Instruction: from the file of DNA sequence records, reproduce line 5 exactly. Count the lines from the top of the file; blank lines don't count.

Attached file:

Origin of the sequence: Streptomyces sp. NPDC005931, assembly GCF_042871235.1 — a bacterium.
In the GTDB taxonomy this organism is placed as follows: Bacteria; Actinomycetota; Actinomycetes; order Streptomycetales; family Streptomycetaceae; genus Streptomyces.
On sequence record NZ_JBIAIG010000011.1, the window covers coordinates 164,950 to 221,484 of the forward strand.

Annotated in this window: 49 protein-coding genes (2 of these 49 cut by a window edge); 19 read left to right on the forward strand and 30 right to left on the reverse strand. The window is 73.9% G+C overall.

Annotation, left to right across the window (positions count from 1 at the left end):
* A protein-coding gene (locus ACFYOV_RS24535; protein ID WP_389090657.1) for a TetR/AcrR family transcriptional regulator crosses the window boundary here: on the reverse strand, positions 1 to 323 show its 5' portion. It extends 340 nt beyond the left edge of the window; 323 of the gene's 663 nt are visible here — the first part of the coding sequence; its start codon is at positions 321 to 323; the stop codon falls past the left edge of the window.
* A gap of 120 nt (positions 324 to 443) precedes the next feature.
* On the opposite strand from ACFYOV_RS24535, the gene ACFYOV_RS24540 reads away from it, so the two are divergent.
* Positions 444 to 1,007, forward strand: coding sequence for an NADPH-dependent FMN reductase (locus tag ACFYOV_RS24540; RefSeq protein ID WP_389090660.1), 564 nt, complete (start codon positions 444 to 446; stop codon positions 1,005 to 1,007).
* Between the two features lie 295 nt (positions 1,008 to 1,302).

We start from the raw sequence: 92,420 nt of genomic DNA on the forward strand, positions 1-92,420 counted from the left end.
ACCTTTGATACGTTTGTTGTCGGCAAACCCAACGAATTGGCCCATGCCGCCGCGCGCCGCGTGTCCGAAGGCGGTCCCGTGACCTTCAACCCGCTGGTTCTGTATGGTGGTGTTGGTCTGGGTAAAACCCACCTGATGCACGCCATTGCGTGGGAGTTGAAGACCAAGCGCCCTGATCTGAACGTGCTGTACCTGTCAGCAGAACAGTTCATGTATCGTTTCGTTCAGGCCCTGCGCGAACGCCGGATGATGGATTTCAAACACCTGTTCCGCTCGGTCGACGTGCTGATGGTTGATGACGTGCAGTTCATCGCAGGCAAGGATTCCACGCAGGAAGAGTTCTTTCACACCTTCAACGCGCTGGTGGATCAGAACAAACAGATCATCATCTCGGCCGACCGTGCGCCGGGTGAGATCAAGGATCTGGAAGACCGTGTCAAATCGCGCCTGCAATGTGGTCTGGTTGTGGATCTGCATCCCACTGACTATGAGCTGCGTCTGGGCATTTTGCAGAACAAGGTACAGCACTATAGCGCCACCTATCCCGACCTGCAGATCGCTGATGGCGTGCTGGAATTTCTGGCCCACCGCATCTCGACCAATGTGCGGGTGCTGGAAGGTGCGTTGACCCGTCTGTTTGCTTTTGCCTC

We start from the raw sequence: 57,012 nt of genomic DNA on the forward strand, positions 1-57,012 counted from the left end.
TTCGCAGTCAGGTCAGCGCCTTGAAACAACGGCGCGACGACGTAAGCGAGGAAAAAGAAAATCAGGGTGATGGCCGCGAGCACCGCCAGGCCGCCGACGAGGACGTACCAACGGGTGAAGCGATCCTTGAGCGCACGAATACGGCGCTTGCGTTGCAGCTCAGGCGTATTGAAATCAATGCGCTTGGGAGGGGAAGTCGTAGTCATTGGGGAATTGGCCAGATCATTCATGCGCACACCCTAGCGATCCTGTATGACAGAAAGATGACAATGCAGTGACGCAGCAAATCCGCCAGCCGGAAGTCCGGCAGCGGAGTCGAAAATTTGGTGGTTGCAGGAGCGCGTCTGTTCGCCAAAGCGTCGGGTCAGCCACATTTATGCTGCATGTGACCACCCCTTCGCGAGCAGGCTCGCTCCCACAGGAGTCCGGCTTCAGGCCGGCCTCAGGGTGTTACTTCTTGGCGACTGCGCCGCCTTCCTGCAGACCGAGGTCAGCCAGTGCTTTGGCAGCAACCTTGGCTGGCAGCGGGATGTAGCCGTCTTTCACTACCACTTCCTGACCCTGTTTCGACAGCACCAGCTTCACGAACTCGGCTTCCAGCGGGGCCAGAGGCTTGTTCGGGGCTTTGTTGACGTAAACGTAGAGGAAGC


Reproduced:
Annotation, left to right across the window (positions count from 1 at the left end):